In many remote locations, access to medical supplies, which can make the difference between a speedy recovery and death, can be limited because of their sensitivity to temperature variations during transport.
One company that’s addressing the need for a vaccine is Medicago, a biopharmaceutical company that’s using a new manufacturing technology based on Plants and Virus-like Particles (VLP). Medicago is creating a vaccine that has the potential to promote antibody production, and unlike cell culture systems, plant systems do not require complicated growth or storage conditions.
With the goal of improving access to healthy, quality, affordable and sufficient food for the residents of Montréal’s Little Burgundy, a Mitacs-funded project humanizes innovation by developing a socially relevant autonomous shuttle bus.
The world’s honeybee populations are declining: ravaged by a phenomenon known as colony collapse disorder that kills entire hives with no warning. Up to 30 percent of the world’s food supply relies on honeybee pollination, yet scientists don’t yet know what causes the problem.
Institutions, not-for-profit organizations, and businesses across Ontario are frequently caught off-guard and are at risk of non-compliance with the recent Accessibility for Ontarians with Disabilities Act (AODA); the Act requires improved accessibility in buildings. Without a clear inventory of problem areas, organizations are often unknowingly at risk for penalties.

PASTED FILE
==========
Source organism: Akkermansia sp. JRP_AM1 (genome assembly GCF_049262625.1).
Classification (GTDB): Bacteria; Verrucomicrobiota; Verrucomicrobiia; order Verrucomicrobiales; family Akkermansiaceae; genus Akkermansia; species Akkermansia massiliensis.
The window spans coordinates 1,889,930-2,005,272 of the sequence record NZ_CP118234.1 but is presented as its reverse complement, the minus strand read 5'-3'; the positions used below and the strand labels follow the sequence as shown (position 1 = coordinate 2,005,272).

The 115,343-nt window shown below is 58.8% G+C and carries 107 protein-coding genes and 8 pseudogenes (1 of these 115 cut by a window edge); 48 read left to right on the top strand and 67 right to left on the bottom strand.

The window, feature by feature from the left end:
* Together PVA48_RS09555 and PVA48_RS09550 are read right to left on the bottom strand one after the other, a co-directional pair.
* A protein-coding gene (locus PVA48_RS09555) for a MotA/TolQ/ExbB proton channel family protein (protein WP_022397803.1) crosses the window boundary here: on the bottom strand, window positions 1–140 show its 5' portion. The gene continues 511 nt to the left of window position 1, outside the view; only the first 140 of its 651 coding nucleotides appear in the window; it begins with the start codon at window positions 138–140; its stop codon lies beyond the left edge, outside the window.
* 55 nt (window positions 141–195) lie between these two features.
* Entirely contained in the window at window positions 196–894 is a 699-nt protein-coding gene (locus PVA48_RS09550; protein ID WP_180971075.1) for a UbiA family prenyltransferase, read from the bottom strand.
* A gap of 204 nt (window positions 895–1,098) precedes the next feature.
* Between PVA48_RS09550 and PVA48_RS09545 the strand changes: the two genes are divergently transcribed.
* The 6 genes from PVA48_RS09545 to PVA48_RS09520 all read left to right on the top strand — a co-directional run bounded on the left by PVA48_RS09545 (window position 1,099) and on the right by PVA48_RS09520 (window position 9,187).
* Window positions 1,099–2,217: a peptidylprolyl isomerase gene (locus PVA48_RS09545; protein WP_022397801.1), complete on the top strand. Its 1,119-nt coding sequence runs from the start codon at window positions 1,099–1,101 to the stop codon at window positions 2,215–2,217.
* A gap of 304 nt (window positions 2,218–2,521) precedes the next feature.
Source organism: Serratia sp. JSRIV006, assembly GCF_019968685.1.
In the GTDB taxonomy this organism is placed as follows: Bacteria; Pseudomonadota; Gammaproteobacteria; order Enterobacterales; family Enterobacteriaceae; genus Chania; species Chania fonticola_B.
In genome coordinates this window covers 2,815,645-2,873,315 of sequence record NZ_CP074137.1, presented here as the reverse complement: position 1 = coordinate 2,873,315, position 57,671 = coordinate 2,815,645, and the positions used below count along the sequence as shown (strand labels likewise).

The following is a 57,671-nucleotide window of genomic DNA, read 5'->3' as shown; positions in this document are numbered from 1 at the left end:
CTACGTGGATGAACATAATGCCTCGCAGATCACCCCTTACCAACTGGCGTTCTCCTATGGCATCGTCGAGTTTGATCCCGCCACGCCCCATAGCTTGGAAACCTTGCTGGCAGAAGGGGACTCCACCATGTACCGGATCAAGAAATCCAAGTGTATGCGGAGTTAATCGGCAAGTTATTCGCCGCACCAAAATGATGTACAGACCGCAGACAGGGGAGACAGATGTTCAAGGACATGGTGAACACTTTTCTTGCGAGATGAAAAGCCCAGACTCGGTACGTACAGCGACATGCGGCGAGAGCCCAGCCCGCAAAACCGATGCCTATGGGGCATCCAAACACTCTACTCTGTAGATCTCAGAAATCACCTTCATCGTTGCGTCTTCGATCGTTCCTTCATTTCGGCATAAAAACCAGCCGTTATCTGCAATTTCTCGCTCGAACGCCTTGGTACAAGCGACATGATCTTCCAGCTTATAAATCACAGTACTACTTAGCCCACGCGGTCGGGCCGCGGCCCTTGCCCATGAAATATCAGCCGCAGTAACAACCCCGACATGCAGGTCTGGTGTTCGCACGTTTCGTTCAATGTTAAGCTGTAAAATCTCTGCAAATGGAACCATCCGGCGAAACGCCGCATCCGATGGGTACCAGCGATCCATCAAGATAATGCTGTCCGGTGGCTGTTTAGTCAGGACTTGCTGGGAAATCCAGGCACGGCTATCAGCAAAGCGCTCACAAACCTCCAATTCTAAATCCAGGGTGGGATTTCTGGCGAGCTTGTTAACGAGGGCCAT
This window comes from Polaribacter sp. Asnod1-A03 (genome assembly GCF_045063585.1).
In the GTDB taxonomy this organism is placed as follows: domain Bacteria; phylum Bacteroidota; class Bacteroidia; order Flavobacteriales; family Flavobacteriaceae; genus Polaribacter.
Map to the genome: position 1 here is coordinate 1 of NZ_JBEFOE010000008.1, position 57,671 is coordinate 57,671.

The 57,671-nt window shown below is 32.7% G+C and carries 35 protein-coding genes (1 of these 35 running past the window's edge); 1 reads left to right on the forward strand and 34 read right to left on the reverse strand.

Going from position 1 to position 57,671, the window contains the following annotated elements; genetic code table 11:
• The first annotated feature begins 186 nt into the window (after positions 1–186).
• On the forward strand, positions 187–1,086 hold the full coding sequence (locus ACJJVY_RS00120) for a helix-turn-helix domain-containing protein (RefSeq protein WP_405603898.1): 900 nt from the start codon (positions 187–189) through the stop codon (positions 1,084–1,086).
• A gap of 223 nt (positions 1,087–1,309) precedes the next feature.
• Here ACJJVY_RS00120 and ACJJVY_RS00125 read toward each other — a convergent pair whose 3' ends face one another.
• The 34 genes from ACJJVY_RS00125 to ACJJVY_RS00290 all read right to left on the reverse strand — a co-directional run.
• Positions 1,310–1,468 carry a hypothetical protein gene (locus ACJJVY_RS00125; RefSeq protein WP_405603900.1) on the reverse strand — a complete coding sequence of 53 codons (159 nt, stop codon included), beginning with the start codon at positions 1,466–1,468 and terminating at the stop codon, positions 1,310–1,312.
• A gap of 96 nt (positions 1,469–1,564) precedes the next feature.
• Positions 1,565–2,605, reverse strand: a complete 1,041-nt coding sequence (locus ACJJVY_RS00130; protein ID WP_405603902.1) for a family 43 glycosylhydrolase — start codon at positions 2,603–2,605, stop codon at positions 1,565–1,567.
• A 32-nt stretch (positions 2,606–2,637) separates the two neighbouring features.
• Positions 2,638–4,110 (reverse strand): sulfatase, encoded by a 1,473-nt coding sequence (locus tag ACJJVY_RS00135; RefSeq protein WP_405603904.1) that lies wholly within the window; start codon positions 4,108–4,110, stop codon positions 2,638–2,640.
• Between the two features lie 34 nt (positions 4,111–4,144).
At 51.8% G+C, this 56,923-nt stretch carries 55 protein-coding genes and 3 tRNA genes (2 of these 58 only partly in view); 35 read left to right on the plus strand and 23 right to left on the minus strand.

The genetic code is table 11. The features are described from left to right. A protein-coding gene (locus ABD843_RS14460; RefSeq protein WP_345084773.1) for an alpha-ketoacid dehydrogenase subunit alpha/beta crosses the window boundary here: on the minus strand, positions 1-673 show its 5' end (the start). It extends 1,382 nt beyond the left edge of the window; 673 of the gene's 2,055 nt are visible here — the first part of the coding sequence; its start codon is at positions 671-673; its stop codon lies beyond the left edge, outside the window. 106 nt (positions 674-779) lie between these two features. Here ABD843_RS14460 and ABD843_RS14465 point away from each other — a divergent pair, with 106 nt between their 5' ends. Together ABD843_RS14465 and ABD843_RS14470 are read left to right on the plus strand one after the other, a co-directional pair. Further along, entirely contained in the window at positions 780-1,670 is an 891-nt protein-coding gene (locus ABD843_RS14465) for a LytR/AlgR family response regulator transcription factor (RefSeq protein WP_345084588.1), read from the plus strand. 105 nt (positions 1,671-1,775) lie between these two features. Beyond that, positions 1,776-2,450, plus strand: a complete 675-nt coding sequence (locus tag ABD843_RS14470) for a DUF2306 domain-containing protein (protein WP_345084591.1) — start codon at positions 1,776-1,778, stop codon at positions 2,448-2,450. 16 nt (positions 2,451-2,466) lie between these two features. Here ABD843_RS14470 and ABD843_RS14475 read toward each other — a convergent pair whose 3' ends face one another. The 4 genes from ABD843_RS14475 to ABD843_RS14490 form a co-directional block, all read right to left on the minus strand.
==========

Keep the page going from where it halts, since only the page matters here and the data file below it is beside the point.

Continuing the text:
“When companies need to recall food due to a listeria outbreak, it costs a lot of money,” says Éric Biron, a professor at Université Laval. “At the same time, the loss associated with animal deaths caused by clostridium in livestock farming is estimated to be around $2 billion per year.”
For First Nations communities in northern Canada and other remote regions, access to safe and clean water, toilets, and food preparation areas presents a serious challenge to communal gatherings. For elders, women, youth, and gender-diverse community members, this often means they simply do not participate in community events.
With one in four recent Canadian STEM graduates leaving the country, citing better job opportunities abroad*, talent migration affects us all. A shortage of talent in the fields of science, technology, engineering, and math constrains Canada’s potential for economic diversity, development, and innovation.